CANCEL FACE-TO-FACE TEACHING, MEETINGS AND NON-ESSENTIAL SERVICES AT NEWCASTLE UNIVERSITY

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PETITION TO CANCEL FACE-TO-FACE TEACHING, MEETINGS AND NON-ESSENTIAL SERVICES AT NEWCASTLE UNIVERSITY IN THE INTERESTS OF THE HEALTH AND SAFETY OF STAFF, STUDENTS AND THE GENERAL PUBLIC

BACKGROUND

Newcastle University announced on Friday 13 March, 2020 that it would remain open and continue with all normal activities, including face-to-face teaching until the scheduled semester break on 27 March, 2020. To justify this decision, despite the public health emergency and the high death rate amongst those who contract the C-19 virus, the Vice Chancellor of the University, Chris Day, Professor of Medicine, cited the advice of Public Health England, that “no higher education should close in response to a suspected (or confirmed) COVID-19 case unless advised to do so by Public Health England” in support of this decision. The World Health Organization has cast doubt on the UK’s approach to developing “herd immunity”, and it is at odds with the approach taken by most other nations in Europe.

 

Newcastle University has a total population of circa 32,000 students and staff, moving to and from a city-centre campus covering an area of approximately 1 square kilometre in area, daily.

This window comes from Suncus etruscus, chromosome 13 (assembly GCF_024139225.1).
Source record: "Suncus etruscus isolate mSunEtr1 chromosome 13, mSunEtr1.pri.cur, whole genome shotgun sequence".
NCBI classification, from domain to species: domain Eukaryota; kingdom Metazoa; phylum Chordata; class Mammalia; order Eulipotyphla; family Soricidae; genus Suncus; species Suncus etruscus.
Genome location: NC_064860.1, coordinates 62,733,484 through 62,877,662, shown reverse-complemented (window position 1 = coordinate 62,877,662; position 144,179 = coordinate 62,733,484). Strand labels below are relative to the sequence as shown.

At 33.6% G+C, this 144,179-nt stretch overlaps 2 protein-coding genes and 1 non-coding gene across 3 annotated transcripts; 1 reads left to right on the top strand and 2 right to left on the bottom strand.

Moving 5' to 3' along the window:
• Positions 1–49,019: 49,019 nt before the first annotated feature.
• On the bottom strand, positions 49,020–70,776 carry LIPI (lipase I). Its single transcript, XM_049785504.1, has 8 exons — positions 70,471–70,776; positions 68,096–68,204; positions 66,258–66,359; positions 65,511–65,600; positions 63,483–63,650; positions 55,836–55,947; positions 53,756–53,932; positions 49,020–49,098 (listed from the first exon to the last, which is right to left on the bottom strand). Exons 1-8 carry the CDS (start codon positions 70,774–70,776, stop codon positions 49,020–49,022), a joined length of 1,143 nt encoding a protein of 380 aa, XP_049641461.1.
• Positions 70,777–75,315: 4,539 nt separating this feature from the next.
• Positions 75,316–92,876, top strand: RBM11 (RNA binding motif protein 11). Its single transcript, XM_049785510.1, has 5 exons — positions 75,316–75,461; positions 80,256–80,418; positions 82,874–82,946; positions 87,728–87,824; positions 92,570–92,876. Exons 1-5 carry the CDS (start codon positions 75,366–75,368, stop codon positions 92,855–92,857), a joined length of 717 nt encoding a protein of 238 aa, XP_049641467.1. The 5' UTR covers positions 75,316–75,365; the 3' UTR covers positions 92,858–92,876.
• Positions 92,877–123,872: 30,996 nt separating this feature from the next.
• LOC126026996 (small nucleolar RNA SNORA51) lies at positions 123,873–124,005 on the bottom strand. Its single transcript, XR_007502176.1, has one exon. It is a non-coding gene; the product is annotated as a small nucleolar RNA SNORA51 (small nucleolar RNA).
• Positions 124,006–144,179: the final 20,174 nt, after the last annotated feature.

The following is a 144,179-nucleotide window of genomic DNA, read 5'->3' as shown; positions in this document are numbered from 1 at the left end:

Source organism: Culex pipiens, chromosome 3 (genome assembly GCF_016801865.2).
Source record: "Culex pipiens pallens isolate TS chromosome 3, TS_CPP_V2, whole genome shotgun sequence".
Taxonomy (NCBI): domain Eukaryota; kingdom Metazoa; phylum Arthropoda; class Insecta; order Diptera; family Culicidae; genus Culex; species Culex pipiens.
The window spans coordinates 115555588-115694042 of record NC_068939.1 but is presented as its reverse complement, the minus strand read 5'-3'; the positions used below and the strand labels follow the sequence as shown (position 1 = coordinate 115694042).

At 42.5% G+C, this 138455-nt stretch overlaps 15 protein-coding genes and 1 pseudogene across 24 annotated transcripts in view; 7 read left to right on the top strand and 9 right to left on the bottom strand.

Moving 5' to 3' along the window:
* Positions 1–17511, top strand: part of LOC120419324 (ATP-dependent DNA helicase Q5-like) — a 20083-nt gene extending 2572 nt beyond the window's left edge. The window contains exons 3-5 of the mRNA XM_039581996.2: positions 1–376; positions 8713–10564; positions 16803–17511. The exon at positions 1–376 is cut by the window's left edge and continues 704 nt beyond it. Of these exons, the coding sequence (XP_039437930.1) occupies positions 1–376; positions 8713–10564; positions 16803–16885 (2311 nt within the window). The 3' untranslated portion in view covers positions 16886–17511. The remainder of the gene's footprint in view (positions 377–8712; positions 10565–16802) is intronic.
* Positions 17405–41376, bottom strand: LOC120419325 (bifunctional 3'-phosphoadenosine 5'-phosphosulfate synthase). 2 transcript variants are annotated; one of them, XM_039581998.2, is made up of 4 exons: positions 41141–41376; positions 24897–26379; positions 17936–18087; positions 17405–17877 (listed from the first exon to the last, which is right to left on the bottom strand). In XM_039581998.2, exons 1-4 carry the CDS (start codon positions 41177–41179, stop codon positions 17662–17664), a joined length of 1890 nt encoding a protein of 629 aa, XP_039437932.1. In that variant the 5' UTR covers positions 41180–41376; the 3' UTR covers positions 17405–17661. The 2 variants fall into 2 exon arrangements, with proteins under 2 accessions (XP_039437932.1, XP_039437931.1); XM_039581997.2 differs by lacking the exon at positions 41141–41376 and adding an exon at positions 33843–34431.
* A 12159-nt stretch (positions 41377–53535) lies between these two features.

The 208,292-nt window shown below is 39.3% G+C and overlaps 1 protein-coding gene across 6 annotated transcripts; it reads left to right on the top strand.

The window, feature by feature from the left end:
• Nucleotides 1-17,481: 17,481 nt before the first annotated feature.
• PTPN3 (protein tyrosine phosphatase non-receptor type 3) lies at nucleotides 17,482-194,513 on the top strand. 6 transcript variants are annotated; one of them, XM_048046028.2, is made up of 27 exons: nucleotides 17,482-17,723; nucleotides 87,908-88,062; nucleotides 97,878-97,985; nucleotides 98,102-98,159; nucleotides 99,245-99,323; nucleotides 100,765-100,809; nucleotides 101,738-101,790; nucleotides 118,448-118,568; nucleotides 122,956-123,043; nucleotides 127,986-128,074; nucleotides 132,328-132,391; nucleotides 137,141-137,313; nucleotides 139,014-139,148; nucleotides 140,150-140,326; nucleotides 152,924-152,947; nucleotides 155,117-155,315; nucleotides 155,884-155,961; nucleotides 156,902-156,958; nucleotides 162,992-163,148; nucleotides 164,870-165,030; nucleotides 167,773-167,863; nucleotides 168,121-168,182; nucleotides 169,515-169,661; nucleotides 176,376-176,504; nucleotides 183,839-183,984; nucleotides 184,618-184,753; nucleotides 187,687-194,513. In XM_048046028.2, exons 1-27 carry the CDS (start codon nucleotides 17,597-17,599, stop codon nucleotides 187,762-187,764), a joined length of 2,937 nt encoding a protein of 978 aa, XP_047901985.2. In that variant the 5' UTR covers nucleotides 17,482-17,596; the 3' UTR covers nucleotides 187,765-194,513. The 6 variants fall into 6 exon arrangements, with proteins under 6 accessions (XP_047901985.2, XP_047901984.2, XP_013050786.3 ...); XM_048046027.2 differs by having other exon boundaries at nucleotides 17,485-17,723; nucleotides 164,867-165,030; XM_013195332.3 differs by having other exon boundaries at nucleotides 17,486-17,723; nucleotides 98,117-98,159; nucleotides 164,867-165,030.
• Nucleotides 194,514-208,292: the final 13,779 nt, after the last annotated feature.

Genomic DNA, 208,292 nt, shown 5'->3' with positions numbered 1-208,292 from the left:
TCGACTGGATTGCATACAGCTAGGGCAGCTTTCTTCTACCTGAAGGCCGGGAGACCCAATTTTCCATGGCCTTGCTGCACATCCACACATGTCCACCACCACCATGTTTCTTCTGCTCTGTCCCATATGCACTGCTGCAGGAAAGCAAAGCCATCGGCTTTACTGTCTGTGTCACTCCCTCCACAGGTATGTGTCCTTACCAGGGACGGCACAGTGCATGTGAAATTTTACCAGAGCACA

UNESCO reports that ‘as of 13 March, 61 countries . . . have announced or implemented . . . university closures.’ European countries, including but not limited to Italy, France, Ireland, Belgium, Lithuania, Luxemburg, Portugal, Spain, Estonia, Czech Republic, Norway, Malta, Romania, Slovenia, Switzerland, Greece, Albania, Denmark and Iceland have announced the closure of all universities. Unlike the UK, none of these countries has privatised their university system.

 

In the North East region, Durham University and Northumbria University have announced that they have cancelled face-to-face provision from 16 March.

 

PETITION:

We note the increased risk of spread of coronavirus in areas of high population density where people meet face-to-face in enclosed spaces, and where the number of individuals encountered is high.

 

We note therefore the disproportionate and unacceptable risk to teaching, professional services and estates colleagues who are in close contact daily with high numbers of students in lecture theatres, offices and halls. We also note that the decision to maintain face-to-face teaching provision priorities university income over the health of staff, students and their loved ones, including those in high-risk categories. We note that staff are particularly vulnerable in these circumstances.

 

We call on Newcastle University Council to meet its responsibilities to the health and safety of staff and students, and its wider civic duty to the people of Newcastle and the North East during this public health emergency, and instruct the vice-chancellor

to cancel face-to-face teaching, meetings and non-essential services at Newcastle University immediately.